A Thematic Analysis of an Online Suicide Forum. Exploring the Relevance of Durkheim’s Typology of Suicide




McCartan, Delaney

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In 1897 Emile Durkheim theorized that the risk of suicide is related to social factors; mainly the levels of regulation and social integration an individual adheres to. Throughout the continuing century, suicide contagion was examined from a behavioural contagion perspective of studying newsprint distribution and media reports of suicide-based topics in relation to suicide rates within a community. With decades in passing between both of these conceptualizations, society has shifted as individuals are more willing to discuss their motivating factors for contemplating suicide online on social networking sites rather than offline in the physical world. Thus arose the questions: What are the various motivating factors online users mention for wanting to commit suicide and how do these motivations correspond to Durkheim’s typology of suicide. In regards to the behavioural contagion theory, does an online suicide forum have the potential to enable a suicide contagion?  I thematically analyzed posts from 95 online users from a suicide-based forum “I Want to Commit Suicide” from the website “The Experience Project.” My findings indicate an association between the motivating factors participants discuss and Durkheim’s typology of suicide. Moreover, there was an association between online user’s responses to other users’ original posts and the behavioural contagion theory. Various online users’ comments were identified as encouraging other users to commit suicide by either identifying a plausible suicide method or engaging in discussions of being a suicide partner. This pervasive distribution of encouraging material indicates the need for future research to be conducted on suicide-based online forums to address consequences of such enabling material. My findings highlight the need for better preventative measures to be sought in order to bridge the gap between what is said online and that which is discussed offline.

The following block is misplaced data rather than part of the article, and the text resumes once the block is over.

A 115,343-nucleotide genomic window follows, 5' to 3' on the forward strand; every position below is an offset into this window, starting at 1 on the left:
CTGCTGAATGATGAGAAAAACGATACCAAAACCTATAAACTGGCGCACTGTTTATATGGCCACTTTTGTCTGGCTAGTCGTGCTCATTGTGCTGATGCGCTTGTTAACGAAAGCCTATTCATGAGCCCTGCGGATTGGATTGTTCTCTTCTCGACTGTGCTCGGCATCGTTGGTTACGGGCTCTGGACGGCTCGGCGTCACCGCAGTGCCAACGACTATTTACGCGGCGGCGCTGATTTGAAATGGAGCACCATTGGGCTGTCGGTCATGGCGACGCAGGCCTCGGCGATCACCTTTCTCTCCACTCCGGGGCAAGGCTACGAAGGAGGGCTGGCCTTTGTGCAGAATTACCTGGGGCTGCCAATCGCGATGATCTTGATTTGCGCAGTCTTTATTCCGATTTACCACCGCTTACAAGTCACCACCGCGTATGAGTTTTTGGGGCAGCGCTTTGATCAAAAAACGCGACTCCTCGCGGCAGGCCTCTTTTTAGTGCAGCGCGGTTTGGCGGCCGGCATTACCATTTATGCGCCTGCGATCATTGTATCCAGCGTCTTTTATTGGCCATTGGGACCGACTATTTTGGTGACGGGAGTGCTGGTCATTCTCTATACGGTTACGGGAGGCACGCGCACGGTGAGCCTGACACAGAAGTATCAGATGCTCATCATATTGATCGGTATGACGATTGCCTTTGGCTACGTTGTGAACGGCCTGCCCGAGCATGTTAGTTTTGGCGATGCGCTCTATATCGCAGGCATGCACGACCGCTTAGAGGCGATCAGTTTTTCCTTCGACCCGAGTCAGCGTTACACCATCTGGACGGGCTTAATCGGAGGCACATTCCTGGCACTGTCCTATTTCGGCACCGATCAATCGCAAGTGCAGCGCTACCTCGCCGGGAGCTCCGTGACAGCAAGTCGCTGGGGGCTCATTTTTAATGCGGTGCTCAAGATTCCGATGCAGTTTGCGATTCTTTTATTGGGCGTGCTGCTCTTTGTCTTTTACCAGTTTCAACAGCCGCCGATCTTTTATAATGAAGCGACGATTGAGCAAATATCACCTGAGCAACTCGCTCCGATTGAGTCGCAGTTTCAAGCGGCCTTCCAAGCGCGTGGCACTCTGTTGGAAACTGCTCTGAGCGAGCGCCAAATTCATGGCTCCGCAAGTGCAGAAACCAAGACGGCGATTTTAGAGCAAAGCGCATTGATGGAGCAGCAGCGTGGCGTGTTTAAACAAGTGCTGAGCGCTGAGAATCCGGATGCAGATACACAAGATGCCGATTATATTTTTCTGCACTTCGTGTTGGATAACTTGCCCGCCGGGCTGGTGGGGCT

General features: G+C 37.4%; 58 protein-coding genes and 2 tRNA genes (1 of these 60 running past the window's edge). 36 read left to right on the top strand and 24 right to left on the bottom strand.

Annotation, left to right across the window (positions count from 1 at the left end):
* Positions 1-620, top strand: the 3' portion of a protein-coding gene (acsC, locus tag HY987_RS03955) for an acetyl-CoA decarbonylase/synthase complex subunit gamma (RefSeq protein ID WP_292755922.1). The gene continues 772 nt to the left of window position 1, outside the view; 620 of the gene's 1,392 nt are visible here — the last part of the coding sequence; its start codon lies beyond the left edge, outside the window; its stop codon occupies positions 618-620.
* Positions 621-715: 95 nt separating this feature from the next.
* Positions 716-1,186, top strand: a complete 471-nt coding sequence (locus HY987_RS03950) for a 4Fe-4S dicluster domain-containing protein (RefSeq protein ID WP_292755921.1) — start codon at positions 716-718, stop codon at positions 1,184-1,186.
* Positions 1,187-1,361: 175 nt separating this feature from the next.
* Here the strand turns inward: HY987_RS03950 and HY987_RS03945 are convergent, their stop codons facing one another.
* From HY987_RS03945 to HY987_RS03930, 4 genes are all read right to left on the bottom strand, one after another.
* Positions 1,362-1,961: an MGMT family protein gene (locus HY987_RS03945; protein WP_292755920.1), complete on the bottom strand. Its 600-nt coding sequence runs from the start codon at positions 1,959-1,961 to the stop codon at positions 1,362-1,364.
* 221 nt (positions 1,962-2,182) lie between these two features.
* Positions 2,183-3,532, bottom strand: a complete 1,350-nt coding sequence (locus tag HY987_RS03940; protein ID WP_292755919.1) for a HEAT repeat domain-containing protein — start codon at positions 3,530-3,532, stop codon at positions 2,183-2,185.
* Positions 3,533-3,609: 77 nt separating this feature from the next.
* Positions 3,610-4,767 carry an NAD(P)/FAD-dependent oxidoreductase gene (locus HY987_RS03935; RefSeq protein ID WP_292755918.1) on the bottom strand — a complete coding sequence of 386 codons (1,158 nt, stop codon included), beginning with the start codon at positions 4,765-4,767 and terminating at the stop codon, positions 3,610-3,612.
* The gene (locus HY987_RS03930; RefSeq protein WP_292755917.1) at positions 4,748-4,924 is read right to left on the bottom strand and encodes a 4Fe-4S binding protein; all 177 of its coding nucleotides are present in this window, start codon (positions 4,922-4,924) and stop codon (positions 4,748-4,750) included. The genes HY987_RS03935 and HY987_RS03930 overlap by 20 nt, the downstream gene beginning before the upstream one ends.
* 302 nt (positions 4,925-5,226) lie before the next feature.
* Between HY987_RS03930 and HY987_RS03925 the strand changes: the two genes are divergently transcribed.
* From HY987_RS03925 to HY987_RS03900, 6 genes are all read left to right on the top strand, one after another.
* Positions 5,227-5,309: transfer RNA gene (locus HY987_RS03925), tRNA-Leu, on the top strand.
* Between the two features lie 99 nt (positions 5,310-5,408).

suicide, Emile Durkheim, behavioural contagion theory, suicide prevention, social networks, online communities, suicide contagion